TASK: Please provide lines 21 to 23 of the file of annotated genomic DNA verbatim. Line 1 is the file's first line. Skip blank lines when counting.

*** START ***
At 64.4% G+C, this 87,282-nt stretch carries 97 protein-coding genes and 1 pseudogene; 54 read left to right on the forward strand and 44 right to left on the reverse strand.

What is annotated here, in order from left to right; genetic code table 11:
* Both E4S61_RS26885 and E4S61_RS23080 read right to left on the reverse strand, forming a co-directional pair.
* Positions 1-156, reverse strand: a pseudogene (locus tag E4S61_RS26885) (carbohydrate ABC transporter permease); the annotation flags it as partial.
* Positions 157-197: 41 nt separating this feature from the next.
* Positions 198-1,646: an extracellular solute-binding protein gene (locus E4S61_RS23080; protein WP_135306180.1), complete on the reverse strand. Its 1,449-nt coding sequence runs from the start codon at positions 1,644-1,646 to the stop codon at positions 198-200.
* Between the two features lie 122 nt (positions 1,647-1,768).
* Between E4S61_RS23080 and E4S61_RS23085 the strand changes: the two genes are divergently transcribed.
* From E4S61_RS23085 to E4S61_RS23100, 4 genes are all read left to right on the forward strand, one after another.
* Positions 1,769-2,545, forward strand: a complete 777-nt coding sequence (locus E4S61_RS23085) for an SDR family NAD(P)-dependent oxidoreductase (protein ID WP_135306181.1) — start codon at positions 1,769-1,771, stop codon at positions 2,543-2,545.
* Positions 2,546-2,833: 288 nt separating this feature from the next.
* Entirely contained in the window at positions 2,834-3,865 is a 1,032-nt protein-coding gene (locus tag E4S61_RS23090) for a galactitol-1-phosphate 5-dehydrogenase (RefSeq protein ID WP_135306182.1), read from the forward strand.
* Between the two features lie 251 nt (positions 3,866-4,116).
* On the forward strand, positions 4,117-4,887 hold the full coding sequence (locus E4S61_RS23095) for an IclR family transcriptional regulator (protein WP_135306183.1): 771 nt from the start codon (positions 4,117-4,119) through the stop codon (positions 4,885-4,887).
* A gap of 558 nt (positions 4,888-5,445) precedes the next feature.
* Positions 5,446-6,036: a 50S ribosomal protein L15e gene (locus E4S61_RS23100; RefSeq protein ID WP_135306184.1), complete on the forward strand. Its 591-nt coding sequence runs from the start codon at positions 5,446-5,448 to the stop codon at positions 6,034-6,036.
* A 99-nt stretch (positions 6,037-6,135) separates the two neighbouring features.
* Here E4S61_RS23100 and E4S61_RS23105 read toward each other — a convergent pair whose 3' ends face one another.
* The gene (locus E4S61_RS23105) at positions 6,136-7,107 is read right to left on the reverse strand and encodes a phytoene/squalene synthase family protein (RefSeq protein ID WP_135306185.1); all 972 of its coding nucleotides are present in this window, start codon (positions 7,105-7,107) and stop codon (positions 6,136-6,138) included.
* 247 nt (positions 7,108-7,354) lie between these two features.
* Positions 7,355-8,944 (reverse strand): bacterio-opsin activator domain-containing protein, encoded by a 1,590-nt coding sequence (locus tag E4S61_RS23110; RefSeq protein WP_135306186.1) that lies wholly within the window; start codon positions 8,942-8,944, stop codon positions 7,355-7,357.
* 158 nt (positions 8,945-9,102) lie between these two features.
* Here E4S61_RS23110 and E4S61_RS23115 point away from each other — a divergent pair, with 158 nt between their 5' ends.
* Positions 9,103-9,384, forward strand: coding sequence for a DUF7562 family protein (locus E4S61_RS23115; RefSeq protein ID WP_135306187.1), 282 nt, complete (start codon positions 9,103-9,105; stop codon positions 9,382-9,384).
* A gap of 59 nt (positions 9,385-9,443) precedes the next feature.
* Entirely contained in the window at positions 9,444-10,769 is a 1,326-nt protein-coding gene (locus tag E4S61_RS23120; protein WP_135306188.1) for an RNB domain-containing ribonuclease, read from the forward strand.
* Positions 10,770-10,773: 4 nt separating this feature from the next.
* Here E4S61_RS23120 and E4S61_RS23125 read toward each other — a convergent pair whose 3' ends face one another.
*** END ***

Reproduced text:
* Positions 7,355-8,944 (reverse strand): bacterio-opsin activator domain-containing protein, encoded by a 1,590-nt coding sequence (locus tag E4S61_RS23110; RefSeq protein WP_135306186.1) that lies wholly within the window; start codon positions 8,942-8,944, stop codon positions 7,355-7,357.
* 158 nt (positions 8,945-9,102) lie between these two features.
* Here E4S61_RS23110 and E4S61_RS23115 point away from each other — a divergent pair, with 158 nt between their 5' ends.